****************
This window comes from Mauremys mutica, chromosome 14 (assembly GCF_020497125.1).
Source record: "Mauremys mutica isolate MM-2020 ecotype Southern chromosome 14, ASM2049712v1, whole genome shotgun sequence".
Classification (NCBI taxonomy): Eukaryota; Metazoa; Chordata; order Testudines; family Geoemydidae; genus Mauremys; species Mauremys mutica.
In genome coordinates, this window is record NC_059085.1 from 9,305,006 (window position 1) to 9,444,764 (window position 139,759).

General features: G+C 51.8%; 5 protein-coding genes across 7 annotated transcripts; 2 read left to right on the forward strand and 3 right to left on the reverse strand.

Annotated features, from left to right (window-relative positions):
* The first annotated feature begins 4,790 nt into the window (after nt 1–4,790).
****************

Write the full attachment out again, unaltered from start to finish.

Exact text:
This window comes from Mauremys mutica, chromosome 14 (assembly GCF_020497125.1).
Source record: "Mauremys mutica isolate MM-2020 ecotype Southern chromosome 14, ASM2049712v1, whole genome shotgun sequence".
Classification (NCBI taxonomy): Eukaryota; Metazoa; Chordata; order Testudines; family Geoemydidae; genus Mauremys; species Mauremys mutica.
In genome coordinates, this window is record NC_059085.1 from 9,305,006 (window position 1) to 9,444,764 (window position 139,759).

General features: G+C 51.8%; 5 protein-coding genes across 7 annotated transcripts; 2 read left to right on the forward strand and 3 right to left on the reverse strand.

Annotated features, from left to right (window-relative positions):
* The first annotated feature begins 4,790 nt into the window (after nt 1–4,790).